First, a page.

SHREVEPORT, LA (KSLA)- Six months after the Red River Tragedy that claimed the lives of six teenagers, Shreveport mayor Cedric Glover says there will be no warning signs put up.
"I think going back to the very beginning, that's one of those, from my perspective, reactionary things that you want to do because it feels good, gives you a sense of being able to say we've done something that we think will address the problem," Glover says.
He says it's not as simple as just buying a sign and plopping it in the ground.
"The way, the manner, and the method by which you would go about doing that is one that is, we think, impractical, unworkable, and does not represent the kind of thing that we would look to move forward on."
Mayor Glover tells us it took some reflection and conversations with other officials to realize moving forward with signs could create too many questions with no answers. For example, do you put the signs in low water or high water?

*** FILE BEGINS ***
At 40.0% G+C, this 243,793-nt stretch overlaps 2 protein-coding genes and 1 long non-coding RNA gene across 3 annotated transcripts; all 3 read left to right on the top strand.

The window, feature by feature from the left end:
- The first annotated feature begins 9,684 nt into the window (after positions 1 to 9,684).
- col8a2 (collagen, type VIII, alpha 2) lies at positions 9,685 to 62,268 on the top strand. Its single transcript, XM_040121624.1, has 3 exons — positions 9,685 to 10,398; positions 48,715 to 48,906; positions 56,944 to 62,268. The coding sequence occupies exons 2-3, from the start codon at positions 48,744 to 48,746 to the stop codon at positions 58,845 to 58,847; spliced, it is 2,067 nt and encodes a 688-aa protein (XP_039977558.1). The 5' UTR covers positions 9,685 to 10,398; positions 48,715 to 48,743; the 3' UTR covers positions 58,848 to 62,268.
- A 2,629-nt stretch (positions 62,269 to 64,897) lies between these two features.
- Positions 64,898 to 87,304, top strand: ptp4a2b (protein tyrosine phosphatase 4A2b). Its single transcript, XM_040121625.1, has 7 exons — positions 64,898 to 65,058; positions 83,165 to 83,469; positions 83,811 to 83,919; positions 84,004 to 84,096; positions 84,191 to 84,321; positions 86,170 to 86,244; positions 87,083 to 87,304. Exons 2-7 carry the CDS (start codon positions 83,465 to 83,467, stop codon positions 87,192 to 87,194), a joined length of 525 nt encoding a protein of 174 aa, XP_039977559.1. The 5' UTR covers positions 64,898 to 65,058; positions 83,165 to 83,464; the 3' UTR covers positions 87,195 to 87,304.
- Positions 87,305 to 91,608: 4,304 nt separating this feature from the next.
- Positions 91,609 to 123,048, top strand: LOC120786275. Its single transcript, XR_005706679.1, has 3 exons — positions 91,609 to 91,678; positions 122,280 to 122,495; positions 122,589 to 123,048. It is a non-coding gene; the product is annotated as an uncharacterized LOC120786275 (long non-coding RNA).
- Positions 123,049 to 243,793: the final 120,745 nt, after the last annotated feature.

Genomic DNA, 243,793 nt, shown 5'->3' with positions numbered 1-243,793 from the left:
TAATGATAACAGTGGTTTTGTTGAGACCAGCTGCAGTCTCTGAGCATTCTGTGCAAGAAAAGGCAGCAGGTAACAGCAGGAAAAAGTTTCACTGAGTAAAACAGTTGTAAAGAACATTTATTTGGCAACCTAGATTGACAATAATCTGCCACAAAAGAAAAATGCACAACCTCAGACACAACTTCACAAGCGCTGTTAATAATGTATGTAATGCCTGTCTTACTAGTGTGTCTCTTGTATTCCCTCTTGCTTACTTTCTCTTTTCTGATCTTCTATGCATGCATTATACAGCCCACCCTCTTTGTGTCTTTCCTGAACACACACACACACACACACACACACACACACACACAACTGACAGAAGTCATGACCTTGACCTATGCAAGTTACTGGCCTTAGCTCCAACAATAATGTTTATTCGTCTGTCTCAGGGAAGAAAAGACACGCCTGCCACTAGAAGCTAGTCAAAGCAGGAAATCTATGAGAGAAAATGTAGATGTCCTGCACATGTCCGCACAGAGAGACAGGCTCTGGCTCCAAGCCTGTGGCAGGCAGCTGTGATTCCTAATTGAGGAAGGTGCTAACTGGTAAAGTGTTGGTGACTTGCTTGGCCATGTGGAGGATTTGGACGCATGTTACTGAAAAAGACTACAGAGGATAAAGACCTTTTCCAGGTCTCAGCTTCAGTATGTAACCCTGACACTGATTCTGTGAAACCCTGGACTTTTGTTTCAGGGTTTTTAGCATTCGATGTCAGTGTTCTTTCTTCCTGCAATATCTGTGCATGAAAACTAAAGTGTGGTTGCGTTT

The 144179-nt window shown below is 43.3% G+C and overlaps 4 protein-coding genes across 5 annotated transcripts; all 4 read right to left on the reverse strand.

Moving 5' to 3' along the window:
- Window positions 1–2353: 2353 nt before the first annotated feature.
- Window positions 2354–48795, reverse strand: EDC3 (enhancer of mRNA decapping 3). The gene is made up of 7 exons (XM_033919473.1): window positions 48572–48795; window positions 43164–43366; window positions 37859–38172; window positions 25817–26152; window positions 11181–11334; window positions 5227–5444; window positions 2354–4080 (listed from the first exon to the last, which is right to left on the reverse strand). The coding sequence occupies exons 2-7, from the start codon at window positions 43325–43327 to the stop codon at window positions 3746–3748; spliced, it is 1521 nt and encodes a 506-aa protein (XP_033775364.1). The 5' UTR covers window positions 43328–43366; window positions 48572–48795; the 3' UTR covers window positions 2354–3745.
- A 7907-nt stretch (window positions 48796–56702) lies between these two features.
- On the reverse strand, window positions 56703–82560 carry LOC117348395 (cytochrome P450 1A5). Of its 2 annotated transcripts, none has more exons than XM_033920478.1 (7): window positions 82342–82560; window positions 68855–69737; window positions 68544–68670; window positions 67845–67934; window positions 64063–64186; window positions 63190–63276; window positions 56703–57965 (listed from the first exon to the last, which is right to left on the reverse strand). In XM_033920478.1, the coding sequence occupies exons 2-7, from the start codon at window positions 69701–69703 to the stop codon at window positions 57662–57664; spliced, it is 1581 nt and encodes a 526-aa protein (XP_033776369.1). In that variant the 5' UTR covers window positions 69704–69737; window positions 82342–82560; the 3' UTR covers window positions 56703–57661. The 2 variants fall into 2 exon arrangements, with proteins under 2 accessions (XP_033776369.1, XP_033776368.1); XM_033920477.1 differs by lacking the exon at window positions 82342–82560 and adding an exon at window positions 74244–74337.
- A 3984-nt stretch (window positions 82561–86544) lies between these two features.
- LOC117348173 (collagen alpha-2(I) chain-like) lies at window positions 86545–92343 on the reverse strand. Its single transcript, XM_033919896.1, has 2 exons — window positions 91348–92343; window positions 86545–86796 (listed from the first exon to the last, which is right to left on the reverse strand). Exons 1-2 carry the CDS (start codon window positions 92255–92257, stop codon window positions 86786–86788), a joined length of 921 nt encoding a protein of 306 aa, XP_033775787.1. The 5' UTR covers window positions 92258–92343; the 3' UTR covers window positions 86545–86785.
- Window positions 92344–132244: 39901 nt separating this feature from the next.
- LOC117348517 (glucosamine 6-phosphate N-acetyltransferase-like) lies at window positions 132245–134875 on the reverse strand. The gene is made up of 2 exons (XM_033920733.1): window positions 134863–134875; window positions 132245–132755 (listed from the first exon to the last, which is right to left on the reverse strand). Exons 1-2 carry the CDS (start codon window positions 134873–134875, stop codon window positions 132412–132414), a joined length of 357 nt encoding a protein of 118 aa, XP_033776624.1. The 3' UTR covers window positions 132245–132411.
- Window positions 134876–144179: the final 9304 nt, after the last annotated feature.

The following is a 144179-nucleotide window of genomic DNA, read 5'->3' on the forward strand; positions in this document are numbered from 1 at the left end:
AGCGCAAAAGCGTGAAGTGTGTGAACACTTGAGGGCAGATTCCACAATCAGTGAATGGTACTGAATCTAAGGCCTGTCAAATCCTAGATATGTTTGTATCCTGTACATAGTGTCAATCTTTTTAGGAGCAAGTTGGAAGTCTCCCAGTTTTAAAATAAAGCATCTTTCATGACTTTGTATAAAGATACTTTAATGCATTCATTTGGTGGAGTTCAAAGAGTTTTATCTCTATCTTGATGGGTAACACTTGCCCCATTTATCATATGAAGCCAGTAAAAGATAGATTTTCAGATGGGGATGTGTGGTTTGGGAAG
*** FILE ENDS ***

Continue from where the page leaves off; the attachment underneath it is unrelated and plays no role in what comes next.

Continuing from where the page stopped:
"Do you place them 50 feet apart? Do you place them 100 feet apart? Do you place them 500 feet apart? Do you start at the state line where the Red River comes into the state of Louisiana?" he says.
We caught up with Rev. Emmitt Welch. He mentored the three Warner siblings who drowned in August.
"One child lost is one child too many, and if we can prevent it from happening again, I don't understand why we don't," Welch chides.
Warning signs wouldn't guarantee that such a tragedy happen again, but he says some kind of preventive measure needs to be in place.
"If not put signs up, we ought to patrol that area frequently to make sure people are being safe up and down that river."
Mayor Glover adds that any place water flows is a danger to swimmers, so if signs were to go up on the river, they'd need to go up at every body of water.
He tells us a better solution is training more young people how to swim. The Stewart-Warner Project Swim Fund is set up to provide free lessons. For more information, click the link below.